The Phoenix Fire Department recently ended a six-month pilot program that dispatched one of five "alternative response vehicles," or "alpha trucks," to low-acuity calls, although the Tucson Fire Department reports being delighted with its alpha truck program.
Tucson's alpha trucks
In 2006, Tucson began sending two EMTs in an alpha truck to respond to the lowest-acuity calls. "An alpha truck crew is responsible for evaluating [persons] in need and assisting them with solving their problems. This may require some basic education or a slight change to the living environment. It may also require a social service referral," a recent TFD press release explains.
"We started with one unit and the following year put in a second and now have a third funded, and run it [as needed] when we have the staffing for it," said Mike McKendrick, TFD's assistant chief for operations. "It's really helped our response times on acute calls, and with the cost of fuel, running a half-ton pickup is much more cost effective than either large fire apparatus or even an ambulance."
During each 24-hour shift, an alpha truck responds to as many as 10 calls the TFD dispatch center identifies as "low acuity" based on the Medical Priority Dispatch System. According to McKendrick, an alpha truck is dispatched if a call falls into one of the alpha categories for which TFD transports "about 10% of the time." On approximately 5% of those calls, he added, the ARV crew finds the caller actually needs a higher-level response and calls for an ambulance.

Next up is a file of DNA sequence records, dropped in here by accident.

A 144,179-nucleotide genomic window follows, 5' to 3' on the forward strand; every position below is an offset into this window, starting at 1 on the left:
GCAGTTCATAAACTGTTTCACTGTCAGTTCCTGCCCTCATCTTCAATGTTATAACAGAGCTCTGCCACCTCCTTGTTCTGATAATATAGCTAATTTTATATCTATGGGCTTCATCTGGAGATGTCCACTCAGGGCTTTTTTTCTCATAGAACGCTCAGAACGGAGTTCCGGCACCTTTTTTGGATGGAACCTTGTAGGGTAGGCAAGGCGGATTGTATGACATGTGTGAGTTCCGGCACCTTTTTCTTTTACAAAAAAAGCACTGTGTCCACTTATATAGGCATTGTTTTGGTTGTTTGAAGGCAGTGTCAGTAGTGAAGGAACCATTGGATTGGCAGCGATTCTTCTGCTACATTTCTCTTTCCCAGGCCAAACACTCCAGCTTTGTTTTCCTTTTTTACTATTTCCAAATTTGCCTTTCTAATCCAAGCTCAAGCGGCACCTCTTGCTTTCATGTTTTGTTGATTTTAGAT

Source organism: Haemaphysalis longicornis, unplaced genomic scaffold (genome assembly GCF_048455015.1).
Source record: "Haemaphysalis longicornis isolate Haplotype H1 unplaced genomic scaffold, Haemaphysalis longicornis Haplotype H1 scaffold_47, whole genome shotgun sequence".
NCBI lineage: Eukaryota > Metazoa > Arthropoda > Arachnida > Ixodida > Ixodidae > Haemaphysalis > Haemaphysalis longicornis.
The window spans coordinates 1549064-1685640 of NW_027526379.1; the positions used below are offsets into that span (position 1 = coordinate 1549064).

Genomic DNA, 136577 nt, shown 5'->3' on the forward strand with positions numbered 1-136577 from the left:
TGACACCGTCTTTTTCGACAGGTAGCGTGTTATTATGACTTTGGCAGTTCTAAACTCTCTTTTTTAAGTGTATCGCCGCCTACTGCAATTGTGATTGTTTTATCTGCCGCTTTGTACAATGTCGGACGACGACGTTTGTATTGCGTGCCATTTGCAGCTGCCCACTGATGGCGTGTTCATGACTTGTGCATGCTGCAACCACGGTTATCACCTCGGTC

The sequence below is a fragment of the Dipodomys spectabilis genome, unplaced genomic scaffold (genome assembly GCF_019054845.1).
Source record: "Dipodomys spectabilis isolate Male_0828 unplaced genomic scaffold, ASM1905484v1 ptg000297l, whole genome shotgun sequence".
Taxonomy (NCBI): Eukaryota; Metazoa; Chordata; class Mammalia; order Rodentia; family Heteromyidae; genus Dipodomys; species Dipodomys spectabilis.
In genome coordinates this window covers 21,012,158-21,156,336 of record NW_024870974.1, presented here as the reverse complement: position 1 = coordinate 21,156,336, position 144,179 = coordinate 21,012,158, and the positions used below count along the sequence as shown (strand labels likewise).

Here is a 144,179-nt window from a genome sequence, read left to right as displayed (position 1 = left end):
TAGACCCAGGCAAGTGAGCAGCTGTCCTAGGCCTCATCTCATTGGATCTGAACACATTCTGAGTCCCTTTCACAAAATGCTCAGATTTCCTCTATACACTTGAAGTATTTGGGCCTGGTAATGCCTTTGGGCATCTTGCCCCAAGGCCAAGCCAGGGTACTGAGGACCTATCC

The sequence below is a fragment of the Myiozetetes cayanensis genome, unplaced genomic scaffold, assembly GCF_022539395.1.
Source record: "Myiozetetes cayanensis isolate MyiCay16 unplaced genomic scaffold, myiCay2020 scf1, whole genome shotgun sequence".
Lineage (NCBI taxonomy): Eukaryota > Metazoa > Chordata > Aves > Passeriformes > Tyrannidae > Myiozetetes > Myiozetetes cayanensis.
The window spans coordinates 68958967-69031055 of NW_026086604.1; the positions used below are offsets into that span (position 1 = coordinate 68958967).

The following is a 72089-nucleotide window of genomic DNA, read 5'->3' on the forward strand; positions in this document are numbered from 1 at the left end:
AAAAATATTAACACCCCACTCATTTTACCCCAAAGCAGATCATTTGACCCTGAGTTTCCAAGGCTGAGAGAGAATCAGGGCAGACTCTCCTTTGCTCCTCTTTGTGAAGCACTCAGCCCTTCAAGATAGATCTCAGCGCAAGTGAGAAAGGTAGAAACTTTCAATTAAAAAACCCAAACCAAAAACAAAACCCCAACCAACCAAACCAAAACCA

"Our alpha trucks are a completely [new] third tier in our system," he said. "We didn't take people out of the engine companies to put them on fire calls." Most firefighter/EMTs working on the alpha trucks are fairly new recruits who receive eight hours of training for the program, plus a half day of advanced driver's training, McKendrick said. (The alpha trucks are outfitted with lights and sirens and sometimes respond code-three to residential fires and major trauma calls.)
TFD couples its alpha truck program with its Human Services Referral Program, which began in 2003 as the TFD Senior Assistance Program, aimed at helping elderly frequent 9-1-1 callers with their underlying problems.
The HSR program allows any TFD field personnel